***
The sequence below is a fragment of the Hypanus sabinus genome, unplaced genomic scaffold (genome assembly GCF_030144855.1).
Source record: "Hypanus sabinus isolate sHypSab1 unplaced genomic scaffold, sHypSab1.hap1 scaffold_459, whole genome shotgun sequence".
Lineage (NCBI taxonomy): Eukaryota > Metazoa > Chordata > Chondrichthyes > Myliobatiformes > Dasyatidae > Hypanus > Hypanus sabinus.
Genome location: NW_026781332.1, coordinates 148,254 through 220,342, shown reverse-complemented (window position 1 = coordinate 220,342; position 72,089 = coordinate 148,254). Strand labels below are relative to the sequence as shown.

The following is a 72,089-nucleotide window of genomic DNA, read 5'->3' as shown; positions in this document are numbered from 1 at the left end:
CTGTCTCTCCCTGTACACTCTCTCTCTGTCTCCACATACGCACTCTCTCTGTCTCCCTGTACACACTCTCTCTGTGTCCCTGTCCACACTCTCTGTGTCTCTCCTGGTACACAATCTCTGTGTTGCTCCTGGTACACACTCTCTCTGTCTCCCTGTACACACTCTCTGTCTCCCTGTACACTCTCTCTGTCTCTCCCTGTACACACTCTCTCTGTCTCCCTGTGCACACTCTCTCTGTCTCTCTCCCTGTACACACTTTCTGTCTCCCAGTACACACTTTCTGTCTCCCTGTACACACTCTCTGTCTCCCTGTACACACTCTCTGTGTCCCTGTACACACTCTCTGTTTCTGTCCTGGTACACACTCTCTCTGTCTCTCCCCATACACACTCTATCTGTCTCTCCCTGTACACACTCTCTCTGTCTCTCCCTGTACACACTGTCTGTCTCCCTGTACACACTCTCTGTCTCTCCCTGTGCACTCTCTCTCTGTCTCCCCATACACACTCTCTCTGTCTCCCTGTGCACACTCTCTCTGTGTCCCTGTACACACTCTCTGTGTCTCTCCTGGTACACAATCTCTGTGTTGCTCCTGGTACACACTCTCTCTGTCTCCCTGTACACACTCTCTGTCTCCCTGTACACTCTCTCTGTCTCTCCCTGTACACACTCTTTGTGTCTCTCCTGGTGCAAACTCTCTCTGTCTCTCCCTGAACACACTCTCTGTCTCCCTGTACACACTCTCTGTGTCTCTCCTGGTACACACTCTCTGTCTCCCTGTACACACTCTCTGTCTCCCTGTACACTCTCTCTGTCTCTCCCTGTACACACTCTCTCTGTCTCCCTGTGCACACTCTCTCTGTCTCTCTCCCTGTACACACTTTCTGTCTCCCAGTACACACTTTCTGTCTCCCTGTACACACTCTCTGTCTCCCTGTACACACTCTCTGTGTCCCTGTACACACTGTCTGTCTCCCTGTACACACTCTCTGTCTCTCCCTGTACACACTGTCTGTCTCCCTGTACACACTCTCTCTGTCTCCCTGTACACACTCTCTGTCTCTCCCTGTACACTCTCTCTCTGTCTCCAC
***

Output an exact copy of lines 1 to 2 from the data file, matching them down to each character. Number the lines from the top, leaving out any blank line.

The sequence below is a fragment of the Hypanus sabinus genome, unplaced genomic scaffold (genome assembly GCF_030144855.1).
Source record: "Hypanus sabinus isolate sHypSab1 unplaced genomic scaffold, sHypSab1.hap1 scaffold_459, whole genome shotgun sequence".